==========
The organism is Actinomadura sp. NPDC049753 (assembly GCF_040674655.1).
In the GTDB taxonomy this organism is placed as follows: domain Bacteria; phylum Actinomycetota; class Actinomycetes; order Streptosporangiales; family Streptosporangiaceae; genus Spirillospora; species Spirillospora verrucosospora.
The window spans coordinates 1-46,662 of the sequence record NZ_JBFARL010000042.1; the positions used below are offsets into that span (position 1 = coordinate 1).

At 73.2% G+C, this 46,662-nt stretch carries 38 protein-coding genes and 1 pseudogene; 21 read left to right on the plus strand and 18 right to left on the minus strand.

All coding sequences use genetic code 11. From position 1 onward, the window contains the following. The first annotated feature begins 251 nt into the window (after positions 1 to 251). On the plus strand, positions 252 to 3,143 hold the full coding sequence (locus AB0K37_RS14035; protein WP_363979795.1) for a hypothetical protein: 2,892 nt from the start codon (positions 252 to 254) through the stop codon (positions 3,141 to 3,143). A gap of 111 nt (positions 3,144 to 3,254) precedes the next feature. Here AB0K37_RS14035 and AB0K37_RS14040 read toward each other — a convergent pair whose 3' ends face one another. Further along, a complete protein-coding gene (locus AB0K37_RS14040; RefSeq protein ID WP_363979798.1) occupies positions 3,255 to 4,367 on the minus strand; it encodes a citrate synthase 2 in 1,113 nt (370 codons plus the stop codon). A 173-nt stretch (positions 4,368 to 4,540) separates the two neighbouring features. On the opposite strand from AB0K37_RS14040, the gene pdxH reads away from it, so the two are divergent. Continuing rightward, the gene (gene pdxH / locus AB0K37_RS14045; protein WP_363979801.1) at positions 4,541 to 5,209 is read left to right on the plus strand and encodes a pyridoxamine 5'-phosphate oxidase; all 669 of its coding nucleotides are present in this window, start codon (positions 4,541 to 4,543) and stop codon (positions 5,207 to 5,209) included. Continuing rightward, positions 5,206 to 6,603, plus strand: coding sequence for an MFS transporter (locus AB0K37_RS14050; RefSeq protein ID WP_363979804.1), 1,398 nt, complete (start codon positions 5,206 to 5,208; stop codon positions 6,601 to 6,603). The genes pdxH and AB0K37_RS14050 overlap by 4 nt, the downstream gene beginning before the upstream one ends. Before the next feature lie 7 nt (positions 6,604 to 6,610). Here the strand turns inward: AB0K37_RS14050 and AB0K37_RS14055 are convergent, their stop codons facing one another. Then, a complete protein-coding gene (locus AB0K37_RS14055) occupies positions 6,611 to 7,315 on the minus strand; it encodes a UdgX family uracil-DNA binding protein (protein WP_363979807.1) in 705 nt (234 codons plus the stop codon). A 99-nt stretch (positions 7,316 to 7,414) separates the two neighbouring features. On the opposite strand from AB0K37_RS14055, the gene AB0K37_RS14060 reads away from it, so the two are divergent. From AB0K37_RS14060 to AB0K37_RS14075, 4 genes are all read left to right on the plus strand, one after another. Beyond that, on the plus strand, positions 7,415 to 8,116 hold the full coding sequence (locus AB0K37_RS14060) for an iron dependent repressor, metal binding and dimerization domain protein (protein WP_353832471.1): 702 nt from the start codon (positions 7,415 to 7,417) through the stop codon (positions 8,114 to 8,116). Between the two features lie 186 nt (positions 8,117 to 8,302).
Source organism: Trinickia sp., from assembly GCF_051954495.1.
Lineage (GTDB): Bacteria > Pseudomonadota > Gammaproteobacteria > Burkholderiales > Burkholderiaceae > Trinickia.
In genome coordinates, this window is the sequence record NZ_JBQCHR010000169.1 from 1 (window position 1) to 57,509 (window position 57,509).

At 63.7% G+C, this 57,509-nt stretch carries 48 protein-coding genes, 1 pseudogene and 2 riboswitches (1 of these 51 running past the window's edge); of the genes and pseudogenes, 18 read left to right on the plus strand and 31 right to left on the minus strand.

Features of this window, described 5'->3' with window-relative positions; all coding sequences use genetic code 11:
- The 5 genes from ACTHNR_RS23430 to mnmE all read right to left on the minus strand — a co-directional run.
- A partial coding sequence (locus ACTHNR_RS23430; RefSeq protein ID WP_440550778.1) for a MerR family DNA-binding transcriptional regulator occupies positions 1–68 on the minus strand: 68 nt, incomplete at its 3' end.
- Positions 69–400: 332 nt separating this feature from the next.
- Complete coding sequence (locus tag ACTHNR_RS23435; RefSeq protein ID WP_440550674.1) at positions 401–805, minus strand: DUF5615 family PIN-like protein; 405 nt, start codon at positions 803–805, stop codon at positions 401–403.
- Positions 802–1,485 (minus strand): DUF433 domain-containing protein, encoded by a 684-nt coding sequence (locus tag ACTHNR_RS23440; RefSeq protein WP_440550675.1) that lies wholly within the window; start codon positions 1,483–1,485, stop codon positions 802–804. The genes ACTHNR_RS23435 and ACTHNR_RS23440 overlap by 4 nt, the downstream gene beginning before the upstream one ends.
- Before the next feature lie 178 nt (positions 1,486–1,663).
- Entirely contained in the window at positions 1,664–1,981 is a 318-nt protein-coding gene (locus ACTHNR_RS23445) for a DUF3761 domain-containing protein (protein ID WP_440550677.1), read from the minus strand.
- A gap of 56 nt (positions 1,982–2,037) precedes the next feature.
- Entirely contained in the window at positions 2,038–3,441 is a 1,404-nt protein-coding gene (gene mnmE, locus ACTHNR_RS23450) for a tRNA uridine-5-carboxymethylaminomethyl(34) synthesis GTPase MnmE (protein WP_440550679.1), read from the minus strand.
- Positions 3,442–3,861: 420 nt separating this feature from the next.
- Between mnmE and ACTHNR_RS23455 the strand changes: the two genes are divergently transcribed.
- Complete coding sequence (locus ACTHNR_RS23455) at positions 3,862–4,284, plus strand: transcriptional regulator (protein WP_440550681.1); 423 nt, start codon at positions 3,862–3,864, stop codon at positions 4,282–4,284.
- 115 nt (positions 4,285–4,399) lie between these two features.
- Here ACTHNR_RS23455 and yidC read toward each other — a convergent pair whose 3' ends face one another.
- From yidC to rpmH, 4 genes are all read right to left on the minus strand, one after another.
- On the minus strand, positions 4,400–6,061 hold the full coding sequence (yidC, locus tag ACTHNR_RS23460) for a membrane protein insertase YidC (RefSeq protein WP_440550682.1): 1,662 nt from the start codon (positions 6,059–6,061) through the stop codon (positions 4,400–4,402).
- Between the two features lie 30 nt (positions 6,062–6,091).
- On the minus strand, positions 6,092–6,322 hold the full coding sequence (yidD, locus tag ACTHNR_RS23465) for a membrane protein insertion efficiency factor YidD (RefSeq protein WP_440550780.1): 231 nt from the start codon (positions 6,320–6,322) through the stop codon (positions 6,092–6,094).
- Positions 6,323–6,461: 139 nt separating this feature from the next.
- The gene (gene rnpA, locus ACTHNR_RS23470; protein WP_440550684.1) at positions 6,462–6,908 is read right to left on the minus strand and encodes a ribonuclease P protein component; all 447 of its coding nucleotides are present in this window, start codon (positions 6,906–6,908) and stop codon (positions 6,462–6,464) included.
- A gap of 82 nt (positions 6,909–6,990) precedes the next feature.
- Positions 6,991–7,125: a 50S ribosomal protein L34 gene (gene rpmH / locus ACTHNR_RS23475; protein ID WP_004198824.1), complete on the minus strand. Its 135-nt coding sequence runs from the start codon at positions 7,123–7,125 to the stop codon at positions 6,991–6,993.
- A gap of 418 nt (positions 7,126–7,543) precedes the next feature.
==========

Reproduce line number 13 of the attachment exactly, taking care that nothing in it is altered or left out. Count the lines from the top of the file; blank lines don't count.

- Positions 69–400: 332 nt separating this feature from the next.